The smile resembles an almost sideways grin and is on the face of all the bright-eyed locals I spy on the trip. It’s an infectious smile and so is their relaxed attitude. Das, our driver and guide from Tourist Transport Fiji who drives us in a private car from Nadi to Suva, after a short plane ride from Auckland, explains. “In our land there’s nothing to worry and no one’s in a hurry”. He’s right. The sight of the serene landscape out the window with fleeting glimpses of the sea immediately puts a smile on my face.
We start our journey on the east coast in Suva and make our way across to the west, indulging in experiences through Pacific Harbour and Coral Coast, finally returning to Nadi. My smile only gets wider with each encounter over the passing days.
Cruise around Pacific Harbour and Suva
Umesh, our driver and guide from Focus on Fiji, takes us on a tour of the capital city, Suva, in a private car. There are the usual government buildings and the bustling city centre. Then there’s the Open Food Market. We venture inside to a staggering display of vegetables, especially root variants such as cassava and taro bound together with jute rope. Men and women stand by their stalls offering us fresh fruit. “No charge” says the elderly lady, as I fumble around my wallet for a note, “Welcome to Suva” she adds. Outside the fresh produce market, a line of stalls sell cooked traditional food and coconut water. After a buffet lunch at Holiday Inn Suva, we head back to Pacific Harbour to watch the legendary fire-walkers from Beqa island catwalk over hot stones, lit at 9am and scalding hot by 2:30 pm.
Test your nerves with a BAD Shark Dive
There’s no such thing as a free lunch - unless you are a shark according to Beqa Adventure Divers or BAD. Over the past 12 years, these guys have perfected the art of hand-feeding tuna heads to sharks in the protected Shark Reef marine reserve.
The first dive comprises two parts – a feed for the bigger sharks and giant trevallys at a depth of 30 metres followed by another for the smaller gray, black tip and white tip Reef sharks at 10 metres. While the first dive is a feeding frenzy, the second is a carefully orchestrated Cirqué du Soleil for the giant bull sharks. These usually aggressive sharks are surprisingly docile and wait their turn to be fed. They have been trained to approach from the left, open their jaws wide to reveal freakishly sharp teeth, snatch the tuna head and speed to their right. At one stage the sharks did get a bit boisterous but the feeders simply shut the food bin, thus restoring the peace. I have never felt safer thanks to the contingent of local divers who descend with us and flank the coral reef viewing platform.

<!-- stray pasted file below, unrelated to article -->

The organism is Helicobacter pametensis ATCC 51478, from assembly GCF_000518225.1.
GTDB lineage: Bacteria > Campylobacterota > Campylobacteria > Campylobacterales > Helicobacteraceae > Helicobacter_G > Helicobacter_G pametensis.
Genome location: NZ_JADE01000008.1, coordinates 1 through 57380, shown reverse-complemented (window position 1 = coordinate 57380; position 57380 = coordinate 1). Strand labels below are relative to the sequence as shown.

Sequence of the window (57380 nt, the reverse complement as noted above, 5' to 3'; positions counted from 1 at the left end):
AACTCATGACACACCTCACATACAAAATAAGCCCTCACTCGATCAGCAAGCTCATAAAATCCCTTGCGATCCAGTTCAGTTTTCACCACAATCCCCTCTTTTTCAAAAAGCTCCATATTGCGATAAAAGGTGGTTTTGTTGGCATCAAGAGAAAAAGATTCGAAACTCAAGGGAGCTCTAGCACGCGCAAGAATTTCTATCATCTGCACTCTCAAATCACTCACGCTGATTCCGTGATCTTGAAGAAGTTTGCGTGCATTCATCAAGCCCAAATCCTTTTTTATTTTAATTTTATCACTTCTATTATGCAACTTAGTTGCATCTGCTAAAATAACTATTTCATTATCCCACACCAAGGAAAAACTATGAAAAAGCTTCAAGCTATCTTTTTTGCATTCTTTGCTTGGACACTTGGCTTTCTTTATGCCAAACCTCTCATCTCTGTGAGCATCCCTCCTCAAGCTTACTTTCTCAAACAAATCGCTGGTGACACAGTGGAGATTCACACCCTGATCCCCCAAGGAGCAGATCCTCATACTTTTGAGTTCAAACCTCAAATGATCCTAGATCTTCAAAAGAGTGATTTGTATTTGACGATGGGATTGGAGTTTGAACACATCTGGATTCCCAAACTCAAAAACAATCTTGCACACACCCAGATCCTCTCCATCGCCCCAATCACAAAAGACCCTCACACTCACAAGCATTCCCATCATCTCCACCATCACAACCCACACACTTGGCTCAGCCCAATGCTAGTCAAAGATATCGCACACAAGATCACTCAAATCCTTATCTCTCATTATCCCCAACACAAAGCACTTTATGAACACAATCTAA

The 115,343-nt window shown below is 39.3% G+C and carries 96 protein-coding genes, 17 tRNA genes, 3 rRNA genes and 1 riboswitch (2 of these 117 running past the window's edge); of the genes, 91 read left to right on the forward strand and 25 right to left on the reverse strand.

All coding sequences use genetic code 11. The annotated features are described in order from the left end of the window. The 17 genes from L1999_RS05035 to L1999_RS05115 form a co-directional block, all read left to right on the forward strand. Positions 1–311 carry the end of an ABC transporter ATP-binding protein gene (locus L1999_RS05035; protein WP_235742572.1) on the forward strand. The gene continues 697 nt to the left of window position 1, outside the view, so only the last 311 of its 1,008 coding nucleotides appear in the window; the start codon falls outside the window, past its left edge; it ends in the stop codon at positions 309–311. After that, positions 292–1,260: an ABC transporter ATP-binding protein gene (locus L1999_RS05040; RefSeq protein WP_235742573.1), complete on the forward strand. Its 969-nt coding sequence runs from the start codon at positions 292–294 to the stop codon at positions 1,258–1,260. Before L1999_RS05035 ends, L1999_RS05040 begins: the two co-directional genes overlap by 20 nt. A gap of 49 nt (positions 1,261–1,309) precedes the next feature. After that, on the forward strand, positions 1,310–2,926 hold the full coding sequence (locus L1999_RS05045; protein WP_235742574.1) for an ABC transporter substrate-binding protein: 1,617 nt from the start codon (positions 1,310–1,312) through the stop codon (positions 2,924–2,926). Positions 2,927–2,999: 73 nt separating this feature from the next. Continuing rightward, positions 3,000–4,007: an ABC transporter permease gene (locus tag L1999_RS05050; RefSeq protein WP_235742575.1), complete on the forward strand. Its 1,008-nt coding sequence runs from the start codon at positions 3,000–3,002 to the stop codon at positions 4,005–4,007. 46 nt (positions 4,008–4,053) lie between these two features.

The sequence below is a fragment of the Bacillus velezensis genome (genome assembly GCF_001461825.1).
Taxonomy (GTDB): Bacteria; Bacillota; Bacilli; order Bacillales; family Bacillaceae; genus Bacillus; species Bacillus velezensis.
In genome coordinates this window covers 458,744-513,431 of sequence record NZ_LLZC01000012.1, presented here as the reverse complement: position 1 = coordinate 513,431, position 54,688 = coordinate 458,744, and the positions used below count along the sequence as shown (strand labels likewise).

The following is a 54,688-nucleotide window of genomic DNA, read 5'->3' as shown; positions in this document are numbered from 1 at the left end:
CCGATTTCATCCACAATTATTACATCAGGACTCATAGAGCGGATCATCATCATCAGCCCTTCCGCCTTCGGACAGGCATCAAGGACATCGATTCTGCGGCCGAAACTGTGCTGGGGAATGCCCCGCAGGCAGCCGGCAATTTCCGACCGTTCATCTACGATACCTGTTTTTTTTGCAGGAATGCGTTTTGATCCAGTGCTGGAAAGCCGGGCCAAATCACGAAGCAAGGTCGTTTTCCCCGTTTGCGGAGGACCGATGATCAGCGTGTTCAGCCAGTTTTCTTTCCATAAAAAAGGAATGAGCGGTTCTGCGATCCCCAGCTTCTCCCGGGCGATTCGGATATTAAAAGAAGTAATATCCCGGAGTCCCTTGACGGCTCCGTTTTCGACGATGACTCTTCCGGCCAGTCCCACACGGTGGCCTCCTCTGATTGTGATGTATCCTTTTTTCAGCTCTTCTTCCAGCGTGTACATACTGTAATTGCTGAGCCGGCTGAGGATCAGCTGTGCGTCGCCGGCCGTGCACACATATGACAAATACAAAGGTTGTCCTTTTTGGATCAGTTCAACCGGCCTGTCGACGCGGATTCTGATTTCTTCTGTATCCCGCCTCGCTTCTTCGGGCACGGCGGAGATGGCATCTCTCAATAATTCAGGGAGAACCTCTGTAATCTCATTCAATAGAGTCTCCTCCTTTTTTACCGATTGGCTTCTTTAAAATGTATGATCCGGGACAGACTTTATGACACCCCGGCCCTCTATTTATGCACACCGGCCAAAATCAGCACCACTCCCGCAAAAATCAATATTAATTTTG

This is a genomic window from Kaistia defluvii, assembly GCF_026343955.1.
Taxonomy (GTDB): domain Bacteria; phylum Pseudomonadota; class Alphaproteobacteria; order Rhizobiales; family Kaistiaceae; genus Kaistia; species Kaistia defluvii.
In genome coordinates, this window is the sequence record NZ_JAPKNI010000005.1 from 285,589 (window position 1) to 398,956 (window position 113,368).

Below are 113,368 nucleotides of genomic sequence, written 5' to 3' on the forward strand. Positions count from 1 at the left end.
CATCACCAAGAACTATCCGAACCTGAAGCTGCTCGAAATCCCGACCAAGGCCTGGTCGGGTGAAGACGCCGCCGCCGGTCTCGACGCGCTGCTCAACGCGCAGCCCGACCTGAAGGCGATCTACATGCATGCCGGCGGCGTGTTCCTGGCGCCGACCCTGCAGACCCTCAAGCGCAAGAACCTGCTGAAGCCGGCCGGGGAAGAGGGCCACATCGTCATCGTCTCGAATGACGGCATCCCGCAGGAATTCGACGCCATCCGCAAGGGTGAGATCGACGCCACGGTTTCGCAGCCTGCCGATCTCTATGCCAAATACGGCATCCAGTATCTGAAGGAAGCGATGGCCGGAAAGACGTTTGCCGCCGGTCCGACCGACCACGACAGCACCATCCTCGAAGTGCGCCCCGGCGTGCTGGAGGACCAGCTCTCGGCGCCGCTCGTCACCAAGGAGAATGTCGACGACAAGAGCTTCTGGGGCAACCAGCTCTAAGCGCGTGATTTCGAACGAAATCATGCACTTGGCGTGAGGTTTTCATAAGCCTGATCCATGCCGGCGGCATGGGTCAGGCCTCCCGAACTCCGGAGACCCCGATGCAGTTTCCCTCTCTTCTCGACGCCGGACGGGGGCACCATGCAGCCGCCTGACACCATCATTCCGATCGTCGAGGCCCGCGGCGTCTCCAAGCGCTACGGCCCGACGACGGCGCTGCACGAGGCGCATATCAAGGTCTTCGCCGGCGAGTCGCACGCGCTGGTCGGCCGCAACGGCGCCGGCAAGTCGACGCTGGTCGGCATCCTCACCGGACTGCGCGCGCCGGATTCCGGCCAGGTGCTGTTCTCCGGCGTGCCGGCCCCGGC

See the real Fiji with Sigatoka River Safari
We are picked up in a van courtesy Sigatoka River Safari and driven through a dirt track to a berth on the river. The Captain revs the engine of a New Zealand made jet boat and we make our way through the mighty Sigatoka, Fiji’s longest river. We pass smiling locals, knee deep in water, collecting clams, waving excitedly as we jet past. The focal point of the Safari is to visit a traditional village on the banks of the river. A different village is visited each day and today we visit Mavua village. Gus, a middle aged local, who is our guide for the day, welcomes us. He walks us through the village pointing to the chief’s bure, visibly larger than the other houses. After a brief tour of the village, we assemble in the community house along with a few of the villagers for the Kava ceremony, followed by singing whilst the food is laid out. After dinner there is more singing and dancing. The village folk serenade us until it is time to bid adieu to our newly found family. A box of tissues at this juncture is recommended.
Escape the mainland with South Sea Cruises